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“Colours are visual statements”

“Colours are visual statements”

For art historian, curator and author, Dr Mateo Kries, Director of the Vitra Design Museum, cars are of special significance. In this Audi e-tron Story, he talks about the importance of colours in design, green cars and visual overstimulation.

Copy: Nadia Riaz-Ahmed – Photo: Robert Fischer Lesezeit: 4 min

Q4 e-tron:

Only consumption and emission values according to WLTP and not according to NEDC are available for this vehicle.

Dr Mateo Kries and the Audi Q4 e-tron in front of the Vitra Design Museum.Dr Mateo Kries and the Audi Q4 e-tron in front of the Vitra Design Museum.

Every week, Mateo Kries commutes between the hectic streets of Berlin and the idyllic scenery of Weil am Rhein. Here, in the far southwest of Germany, you will find one of the world’s leading design museums: the Vitra Design Museum. Kries, an art historian, curator and author, has worked for the design institution for more than half of his life – today he acts as director of the museum. So, it’s quite natural that he looks at everything from a design perspective, not least when it comes to cars: “It’s my professional deformation that I perceive cars as sculptures, and all other everyday objects as well”, Kries admits, laughing. In Weil am Rhein he drives the Audi Q4 e-tron, and in his private life he gets behind the wheel of the Audi Q8 e-tron*.

When it comes to design and colours, Kries is a fan of minimalism. He certainly does not miss all the buttons and switches that once used to be in the vehicles. On the contrary. “The responsiveness of the touch screens in the e-tron models is great, everything works at the touch of a finger – it’s a really neat combination of digital and haptic technology.” Less design is more, according to Kries. “A delicate, angular and square design offers more clarity in today’s world of high visual stimulation,” he explains as he walks through the Schaudepot at the Vitra Design Museum. For its annual presentation, which will be on display until May 2024, the Schaudepot has enlisted Dutch designer Sabine Marcelis to create an installation entirely devoted to colour – which also plays a significant role in the design of vehicles.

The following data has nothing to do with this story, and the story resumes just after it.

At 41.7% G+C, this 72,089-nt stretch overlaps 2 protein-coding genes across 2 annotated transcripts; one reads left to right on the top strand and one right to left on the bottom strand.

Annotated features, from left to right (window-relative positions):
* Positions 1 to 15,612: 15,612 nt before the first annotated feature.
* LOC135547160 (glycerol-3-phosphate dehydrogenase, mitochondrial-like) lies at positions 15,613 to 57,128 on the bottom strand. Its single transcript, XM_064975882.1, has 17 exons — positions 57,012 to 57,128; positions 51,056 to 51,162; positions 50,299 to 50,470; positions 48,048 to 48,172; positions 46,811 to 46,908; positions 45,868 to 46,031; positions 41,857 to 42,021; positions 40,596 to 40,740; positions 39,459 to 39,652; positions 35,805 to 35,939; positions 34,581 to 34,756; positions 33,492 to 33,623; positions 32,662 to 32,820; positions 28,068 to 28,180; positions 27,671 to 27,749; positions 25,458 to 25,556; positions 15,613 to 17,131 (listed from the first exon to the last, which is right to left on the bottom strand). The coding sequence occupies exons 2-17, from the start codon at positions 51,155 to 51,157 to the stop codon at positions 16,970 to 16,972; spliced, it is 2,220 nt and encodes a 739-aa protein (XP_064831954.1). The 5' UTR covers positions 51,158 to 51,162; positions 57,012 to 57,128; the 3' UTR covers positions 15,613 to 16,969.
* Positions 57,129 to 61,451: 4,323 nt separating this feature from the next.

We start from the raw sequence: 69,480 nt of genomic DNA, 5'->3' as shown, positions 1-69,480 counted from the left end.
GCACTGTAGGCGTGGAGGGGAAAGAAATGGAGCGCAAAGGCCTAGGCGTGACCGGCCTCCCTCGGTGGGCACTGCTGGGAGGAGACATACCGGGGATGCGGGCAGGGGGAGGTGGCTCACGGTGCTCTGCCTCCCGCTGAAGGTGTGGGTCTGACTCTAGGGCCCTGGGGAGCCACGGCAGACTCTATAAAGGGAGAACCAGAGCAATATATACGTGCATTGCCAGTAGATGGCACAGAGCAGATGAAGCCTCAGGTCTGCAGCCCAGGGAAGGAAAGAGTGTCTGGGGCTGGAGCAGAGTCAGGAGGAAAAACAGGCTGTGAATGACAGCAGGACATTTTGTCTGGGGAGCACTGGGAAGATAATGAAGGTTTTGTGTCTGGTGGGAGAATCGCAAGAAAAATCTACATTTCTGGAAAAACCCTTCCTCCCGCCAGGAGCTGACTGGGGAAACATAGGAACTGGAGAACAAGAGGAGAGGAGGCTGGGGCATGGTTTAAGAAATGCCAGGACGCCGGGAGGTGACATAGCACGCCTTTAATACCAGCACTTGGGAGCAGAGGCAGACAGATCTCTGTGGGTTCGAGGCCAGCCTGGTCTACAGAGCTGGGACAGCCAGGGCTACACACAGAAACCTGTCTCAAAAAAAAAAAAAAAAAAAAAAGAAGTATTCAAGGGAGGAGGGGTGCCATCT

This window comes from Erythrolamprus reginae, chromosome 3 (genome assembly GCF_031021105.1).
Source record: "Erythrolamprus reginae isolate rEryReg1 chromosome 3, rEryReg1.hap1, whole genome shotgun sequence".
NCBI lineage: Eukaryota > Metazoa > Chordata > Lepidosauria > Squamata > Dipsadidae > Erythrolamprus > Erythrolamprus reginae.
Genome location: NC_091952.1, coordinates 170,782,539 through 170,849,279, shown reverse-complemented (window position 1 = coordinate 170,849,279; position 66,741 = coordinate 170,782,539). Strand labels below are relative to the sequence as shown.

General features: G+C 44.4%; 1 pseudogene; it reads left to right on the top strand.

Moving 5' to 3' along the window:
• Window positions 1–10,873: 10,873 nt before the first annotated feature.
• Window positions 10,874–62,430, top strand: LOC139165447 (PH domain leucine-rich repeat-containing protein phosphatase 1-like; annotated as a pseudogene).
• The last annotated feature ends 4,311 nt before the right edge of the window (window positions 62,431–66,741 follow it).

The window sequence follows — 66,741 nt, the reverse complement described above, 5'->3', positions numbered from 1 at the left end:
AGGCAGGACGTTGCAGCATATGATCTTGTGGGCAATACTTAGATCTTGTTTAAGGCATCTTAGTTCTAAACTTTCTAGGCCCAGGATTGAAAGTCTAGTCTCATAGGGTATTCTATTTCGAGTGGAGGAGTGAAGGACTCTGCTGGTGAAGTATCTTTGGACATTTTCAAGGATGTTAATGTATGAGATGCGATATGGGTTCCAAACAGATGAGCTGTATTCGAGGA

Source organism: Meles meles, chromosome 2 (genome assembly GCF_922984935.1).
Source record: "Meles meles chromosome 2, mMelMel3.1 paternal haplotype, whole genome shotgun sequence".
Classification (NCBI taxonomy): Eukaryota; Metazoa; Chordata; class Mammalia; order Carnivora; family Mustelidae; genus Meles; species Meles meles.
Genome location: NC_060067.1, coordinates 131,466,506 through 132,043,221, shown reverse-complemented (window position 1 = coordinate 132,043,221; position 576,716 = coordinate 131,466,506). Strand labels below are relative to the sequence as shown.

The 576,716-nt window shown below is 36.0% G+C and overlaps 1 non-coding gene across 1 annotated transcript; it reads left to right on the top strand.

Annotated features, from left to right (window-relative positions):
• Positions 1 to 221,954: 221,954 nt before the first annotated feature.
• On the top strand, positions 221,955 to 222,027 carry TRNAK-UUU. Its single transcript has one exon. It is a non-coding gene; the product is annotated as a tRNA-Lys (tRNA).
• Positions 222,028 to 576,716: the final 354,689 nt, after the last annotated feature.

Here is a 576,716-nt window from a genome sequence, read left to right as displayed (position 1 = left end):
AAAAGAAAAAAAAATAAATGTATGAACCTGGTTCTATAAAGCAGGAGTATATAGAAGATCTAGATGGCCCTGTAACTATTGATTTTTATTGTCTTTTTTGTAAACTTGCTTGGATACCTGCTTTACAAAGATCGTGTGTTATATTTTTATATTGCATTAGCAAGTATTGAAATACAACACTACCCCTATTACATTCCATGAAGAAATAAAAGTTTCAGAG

Mateo Kries walking through the entrance of the Álvaro Siza Promenade on the Vitra Campus.Mateo Kries walking through the entrance of the Álvaro Siza Promenade on the Vitra Campus.
A colourful exhibition at the Vitra Schaudepot.A colourful exhibition at the Vitra Schaudepot.

Cars are an integral part of our entire visual environment.

Mateo Kries

“For me, automotive design can be compared to choosing your outfit every day,” Kries explains. You wouldn’t wear your yellow or red sweater every day, which is why Kries also prefers timeless, muted tones in the automotive industry. “At the end of the day, cars are an integral part of our entire visual environment,” he observes. The Audi Q4 e-tron in Weil am Rhein is Typhoon Grey, which Kries describes as a particularly layered colour. “The special thing about this colour is that new reflections will appear, depending on the angle and the light,” Kries explains.

Mateo Kries standing in front of the installation at the Vitra Schaudepot.Mateo Kries standing in front of the installation at the Vitra Schaudepot.